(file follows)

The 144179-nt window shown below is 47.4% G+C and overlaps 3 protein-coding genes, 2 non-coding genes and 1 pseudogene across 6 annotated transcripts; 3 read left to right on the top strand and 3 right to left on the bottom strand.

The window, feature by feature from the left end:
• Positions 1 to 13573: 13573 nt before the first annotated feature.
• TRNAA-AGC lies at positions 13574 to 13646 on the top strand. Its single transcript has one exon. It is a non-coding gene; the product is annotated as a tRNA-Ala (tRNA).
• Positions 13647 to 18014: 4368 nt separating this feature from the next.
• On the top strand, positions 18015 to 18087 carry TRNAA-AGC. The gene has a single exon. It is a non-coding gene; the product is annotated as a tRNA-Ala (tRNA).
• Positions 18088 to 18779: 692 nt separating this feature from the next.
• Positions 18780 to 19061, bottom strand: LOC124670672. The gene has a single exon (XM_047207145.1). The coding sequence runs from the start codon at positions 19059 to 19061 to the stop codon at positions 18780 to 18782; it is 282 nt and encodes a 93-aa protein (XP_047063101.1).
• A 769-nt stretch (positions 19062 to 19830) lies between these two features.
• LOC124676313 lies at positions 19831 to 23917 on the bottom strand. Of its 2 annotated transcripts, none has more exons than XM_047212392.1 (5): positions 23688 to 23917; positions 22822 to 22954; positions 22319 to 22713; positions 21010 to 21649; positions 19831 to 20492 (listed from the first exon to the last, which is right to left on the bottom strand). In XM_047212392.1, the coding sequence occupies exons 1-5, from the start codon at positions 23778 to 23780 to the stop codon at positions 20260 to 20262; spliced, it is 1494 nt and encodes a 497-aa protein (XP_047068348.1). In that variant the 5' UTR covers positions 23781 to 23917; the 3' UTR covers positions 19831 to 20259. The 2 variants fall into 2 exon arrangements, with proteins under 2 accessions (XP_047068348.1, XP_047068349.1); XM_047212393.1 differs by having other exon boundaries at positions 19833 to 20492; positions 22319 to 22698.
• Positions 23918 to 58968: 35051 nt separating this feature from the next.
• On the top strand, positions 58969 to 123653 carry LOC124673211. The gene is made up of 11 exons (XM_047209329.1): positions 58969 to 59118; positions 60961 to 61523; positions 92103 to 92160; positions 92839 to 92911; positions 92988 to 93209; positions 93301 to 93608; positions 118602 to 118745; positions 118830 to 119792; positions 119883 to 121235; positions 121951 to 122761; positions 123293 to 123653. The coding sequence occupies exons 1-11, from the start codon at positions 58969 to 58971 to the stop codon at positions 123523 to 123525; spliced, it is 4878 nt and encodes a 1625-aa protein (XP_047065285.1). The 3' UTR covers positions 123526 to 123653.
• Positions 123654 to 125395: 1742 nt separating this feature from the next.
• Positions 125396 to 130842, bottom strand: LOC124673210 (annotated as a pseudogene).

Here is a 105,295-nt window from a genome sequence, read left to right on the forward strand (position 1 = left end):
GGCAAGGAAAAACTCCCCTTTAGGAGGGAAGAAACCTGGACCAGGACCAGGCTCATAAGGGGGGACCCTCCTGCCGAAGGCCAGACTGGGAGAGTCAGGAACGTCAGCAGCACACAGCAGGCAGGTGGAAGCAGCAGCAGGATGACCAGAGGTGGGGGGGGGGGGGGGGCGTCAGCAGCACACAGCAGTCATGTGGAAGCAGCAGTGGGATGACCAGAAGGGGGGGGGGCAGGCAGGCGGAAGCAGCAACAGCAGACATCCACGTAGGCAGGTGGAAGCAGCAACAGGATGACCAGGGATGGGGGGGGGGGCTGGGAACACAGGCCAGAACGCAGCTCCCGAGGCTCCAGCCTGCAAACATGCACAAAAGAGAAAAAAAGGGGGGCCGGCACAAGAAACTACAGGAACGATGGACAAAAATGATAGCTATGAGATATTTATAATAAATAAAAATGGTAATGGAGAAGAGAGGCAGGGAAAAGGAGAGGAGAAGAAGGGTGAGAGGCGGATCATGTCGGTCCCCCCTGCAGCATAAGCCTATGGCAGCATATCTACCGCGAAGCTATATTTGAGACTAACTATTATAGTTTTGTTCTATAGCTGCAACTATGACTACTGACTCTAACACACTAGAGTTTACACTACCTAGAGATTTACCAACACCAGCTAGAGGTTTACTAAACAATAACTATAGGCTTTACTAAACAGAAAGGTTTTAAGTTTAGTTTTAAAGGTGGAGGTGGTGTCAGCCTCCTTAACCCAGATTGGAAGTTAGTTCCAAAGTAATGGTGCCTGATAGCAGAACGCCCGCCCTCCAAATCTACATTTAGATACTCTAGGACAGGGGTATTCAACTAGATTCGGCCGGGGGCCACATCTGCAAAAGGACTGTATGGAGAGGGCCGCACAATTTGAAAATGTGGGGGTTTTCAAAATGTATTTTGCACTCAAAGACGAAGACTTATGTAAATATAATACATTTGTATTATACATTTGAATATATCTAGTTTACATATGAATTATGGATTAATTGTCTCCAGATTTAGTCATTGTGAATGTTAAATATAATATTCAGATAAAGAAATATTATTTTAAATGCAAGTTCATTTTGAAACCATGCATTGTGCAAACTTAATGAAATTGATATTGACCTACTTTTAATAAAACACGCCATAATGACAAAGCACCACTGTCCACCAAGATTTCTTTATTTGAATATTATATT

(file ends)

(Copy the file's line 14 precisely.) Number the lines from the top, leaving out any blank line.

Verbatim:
• Positions 125396 to 130842, bottom strand: LOC124673210 (annotated as a pseudogene).